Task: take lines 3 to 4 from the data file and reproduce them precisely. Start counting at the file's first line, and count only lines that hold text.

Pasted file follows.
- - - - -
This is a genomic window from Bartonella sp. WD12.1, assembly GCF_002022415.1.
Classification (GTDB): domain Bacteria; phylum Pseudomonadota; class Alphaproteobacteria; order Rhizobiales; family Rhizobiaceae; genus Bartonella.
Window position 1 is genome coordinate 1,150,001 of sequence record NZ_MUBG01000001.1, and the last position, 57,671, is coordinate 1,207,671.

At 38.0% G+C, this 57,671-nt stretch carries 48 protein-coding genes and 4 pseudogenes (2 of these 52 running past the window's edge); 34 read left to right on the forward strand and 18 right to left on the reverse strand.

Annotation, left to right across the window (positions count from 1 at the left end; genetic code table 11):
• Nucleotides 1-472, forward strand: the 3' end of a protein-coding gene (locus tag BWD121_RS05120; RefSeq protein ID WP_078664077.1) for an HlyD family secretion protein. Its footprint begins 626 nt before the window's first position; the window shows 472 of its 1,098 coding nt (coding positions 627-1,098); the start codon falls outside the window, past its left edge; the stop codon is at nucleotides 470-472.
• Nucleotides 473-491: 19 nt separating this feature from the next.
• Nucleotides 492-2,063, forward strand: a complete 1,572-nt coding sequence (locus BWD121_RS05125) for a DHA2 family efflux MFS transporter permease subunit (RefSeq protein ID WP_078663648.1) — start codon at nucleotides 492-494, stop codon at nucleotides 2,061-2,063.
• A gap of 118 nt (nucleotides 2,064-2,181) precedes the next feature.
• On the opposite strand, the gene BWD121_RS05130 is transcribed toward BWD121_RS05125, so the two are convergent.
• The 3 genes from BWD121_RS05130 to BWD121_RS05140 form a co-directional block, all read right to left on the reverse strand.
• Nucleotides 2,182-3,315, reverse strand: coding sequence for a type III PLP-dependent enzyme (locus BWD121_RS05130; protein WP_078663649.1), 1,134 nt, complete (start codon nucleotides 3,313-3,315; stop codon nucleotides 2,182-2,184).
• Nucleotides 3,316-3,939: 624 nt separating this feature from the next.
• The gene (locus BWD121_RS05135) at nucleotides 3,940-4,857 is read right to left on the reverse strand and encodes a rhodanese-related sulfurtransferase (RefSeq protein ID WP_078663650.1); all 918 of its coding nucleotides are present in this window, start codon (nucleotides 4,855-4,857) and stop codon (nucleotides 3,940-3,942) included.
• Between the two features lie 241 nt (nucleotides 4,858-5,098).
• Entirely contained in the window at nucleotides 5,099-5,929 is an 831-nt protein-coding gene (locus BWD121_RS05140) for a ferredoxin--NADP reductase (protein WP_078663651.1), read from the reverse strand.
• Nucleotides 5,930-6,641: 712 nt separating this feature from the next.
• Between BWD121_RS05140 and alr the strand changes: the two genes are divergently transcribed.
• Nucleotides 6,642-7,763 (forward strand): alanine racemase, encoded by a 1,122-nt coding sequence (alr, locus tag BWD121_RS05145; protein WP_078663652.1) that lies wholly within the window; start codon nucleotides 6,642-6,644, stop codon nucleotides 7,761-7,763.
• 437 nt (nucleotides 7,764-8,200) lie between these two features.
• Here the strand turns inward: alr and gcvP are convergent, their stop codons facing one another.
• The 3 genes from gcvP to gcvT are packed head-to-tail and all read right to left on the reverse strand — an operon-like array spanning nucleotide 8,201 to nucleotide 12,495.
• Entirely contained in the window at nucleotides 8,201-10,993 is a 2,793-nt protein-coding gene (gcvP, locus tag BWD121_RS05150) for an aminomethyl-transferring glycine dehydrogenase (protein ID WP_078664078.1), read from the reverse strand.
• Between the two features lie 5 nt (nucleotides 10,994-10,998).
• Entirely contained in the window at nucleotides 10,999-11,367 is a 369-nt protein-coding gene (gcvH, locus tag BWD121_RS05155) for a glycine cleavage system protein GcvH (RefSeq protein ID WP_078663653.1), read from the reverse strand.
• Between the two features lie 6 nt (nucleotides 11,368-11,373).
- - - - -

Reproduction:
Window position 1 is genome coordinate 1,150,001 of sequence record NZ_MUBG01000001.1, and the last position, 57,671, is coordinate 1,207,671.

At 38.0% G+C, this 57,671-nt stretch carries 48 protein-coding genes and 4 pseudogenes (2 of these 52 running past the window's edge); 34 read left to right on the forward strand and 18 right to left on the reverse strand.